A website launched Monday gives the public access to the government's own searchable, user-friendly annotated version of the Constitution.
The site is the work of the Library of Congress and fulfills a longtime desire of lawmakers, open government advocates and proponents of better civic education. It's launch comes on the eve of the 232nd anniversary of the day the Constitution's drafters signed their work and sent it to the states for ratification.
The resource is known as "Constitution Annotated" because each section is accompanied by both "Plain English" commentary explaining relevant Supreme Court rulings and footnotes for further readings that provide modern context.
The new, public site is similar to that which the Library of Congress has long made available to members of Congress and staff.
Justice Ruth Bader Ginsburg, an icon of progressive democracy reformers, is throwing cold water one of their most ambitious wishes: Shuttering the Electoral College and electing presidents by national popular vote.
"It's largely a dream because our Constitution is … hard to amend," she told an audience Monday at the University of Chicago, the Chicago Sun-Times reported. "I know that from experience."
An alternative approach is to upend the system by having states commit their electors to supporting the national winner, not the winner of their states, but only once states controlling a majority of electoral votes (270) have done so. Such a compact has been joined by 15 states and Washington D.C., with 196 votes.
The 86-year-old justice, who revealed this summer she's been treated for pancreatic cancer, said this when asked how she'd encouraged those fighting to better democracy: "It's very hard to do anything as a loner, but if you get together with like-minded people, you can create a force for change. And if you look at things over the long haul, we have come a long way."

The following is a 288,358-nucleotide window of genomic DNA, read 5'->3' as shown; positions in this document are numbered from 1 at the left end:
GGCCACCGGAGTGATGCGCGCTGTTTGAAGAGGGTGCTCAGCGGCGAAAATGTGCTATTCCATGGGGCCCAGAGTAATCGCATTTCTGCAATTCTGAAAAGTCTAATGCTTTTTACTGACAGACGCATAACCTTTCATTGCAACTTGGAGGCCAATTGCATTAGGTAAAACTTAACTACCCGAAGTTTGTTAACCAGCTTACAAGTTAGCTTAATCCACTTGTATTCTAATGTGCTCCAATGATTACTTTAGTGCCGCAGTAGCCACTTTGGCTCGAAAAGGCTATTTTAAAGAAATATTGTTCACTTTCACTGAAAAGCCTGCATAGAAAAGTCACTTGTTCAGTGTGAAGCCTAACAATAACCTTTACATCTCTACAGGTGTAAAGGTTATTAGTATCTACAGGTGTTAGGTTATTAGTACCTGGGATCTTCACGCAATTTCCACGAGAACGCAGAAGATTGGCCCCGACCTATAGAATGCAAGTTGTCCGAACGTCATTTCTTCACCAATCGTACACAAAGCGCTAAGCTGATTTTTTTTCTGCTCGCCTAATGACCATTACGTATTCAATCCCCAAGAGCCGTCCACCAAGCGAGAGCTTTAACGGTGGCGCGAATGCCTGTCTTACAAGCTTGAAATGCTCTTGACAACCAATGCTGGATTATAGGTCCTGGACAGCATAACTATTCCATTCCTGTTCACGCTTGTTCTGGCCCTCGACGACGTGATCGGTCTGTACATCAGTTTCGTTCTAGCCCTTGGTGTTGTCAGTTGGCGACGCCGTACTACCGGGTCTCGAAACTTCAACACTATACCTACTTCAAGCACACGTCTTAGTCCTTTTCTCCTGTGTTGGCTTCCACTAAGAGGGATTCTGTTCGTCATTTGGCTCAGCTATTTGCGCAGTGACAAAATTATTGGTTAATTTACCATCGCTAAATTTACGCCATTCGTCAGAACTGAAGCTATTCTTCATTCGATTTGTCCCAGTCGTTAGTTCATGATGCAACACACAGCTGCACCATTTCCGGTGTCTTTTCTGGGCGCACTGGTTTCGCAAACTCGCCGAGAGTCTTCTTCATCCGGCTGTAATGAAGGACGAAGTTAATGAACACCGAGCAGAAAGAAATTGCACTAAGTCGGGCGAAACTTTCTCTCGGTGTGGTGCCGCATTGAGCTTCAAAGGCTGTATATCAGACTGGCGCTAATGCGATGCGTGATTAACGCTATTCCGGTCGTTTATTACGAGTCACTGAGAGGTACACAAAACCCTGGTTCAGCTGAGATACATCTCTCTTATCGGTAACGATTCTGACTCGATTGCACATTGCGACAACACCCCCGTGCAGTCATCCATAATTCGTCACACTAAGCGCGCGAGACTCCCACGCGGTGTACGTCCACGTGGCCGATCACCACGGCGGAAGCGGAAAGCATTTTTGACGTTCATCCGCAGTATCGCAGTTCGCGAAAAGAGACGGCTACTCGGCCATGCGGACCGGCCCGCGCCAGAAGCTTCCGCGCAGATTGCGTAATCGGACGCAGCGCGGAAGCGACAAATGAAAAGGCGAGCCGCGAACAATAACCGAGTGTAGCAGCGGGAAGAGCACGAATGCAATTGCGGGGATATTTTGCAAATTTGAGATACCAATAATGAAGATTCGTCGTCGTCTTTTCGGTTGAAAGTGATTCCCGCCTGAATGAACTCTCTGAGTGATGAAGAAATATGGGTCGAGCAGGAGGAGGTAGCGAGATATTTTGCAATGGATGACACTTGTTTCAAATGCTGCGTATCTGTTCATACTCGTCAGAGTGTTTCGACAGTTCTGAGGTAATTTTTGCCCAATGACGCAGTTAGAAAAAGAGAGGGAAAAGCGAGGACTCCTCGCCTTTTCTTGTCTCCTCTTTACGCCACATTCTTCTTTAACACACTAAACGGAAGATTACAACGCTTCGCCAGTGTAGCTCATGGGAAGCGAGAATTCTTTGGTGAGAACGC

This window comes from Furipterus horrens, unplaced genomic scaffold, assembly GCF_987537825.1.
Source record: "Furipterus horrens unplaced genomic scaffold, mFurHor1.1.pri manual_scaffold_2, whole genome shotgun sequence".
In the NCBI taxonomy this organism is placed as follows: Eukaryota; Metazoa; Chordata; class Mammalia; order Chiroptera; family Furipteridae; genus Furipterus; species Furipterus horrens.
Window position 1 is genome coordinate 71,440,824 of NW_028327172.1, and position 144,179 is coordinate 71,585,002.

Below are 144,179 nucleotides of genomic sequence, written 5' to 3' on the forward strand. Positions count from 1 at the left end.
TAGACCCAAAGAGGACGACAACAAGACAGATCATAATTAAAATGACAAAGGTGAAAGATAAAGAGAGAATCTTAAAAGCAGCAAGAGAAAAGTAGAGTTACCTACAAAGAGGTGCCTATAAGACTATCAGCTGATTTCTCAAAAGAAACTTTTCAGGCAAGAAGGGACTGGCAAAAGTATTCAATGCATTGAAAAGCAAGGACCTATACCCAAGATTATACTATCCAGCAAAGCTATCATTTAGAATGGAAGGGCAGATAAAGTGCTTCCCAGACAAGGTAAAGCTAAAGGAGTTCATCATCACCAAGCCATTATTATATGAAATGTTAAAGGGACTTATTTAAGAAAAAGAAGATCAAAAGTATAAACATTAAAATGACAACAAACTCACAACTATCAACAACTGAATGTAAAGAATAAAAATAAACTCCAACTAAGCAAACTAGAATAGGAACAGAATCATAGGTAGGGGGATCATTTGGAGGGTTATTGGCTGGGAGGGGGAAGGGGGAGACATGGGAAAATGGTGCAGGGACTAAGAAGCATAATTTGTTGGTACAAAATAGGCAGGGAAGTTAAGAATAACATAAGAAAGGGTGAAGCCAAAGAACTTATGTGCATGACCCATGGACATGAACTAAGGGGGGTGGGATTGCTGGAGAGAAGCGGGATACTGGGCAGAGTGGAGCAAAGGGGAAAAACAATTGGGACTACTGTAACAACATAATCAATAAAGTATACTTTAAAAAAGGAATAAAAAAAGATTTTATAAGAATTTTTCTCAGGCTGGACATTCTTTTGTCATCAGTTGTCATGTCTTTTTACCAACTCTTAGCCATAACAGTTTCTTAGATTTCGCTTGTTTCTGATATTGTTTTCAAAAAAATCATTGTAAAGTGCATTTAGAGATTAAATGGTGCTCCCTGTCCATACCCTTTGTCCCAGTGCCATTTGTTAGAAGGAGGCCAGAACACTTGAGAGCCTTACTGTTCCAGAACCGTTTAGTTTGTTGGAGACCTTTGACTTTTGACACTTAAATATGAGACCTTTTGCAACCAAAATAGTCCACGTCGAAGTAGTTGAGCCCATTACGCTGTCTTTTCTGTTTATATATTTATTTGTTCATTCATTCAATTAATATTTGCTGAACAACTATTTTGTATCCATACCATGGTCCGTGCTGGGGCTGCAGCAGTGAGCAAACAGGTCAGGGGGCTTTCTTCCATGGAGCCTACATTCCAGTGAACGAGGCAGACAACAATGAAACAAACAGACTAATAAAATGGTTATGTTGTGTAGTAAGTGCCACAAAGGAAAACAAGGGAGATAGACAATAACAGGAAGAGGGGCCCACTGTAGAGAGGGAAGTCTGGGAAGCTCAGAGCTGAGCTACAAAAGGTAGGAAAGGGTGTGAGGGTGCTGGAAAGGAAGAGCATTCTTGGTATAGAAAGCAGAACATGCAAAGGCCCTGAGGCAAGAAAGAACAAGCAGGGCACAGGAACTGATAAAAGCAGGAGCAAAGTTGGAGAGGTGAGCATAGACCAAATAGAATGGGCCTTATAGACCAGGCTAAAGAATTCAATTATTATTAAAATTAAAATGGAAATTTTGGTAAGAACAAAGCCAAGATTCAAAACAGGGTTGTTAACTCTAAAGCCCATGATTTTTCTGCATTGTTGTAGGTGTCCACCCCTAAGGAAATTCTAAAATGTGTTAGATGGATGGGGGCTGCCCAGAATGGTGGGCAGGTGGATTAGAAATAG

Almost 1,700 polling places have been closed in counties that are no longer subject to federal oversight brought on by past voting discrimination, according to a new study that was highlighted at a congressional hearing Tuesday.
The poll closings, documented in the report Democracy Diverted by the Leadership Conference Education Fund, was one of several examples witnesses gave of what they say are discriminatory practices that have occurred since the Supreme Court voided a key part of the Voting Rights Act six years ago.
Johnson is executive director of Election Reformers Network, an organization of election experts advancing nonpartisan reforms to U.S. democratic institutions.
With all eyes on the threats outsiders pose to the next presidential election, it seems we have forgotten the self-made dysfunction at the center of our democracy. Another presidential election approaches, with another victory to the popular vote loser a distinct possibility. Campaigns will again focus exclusively on a handful of states, and voting will be an inconsequential civic gesture for the vast majority. Other pitfalls lurk that we largely ignore, like another Florida-style recount or the decision getting "thrown to the House," which could give final say to the minority party.
A verdict Wednesday from the 10th U.S. Circuit Court of Appeals in Denver may add another Jack-in-the-box element: electors free to vote as they choose, regardless of the results in their state. If the Supreme Court agrees that Colorado's removal of a faithless elector in 2016 was unconstitutional, a new level of uncertainty will pervade our presidential elections.
A solution to these many problems, the National Popular Vote, has made considerable progress in blue states this year, but faces a long road. NPV needs to win enactment in purple states like Wisconsin and Pennsylvania, and then survive this Supreme Court, where the majority seems to have little concern for the needs of our democracy, as the Rucho v. Common Cause decision illustrates. In the words of scholar Edward Foley, the majority "rejects the primacy of democracy as an organizing constitutional principle."
At least with stopping partisan gerrymandering, we have a fallback after the Supreme Court decided not to act: state level independent redistricting commissions. We have no such developed, viable alternative to NPV; Rucho makes clear it is time to start working on one.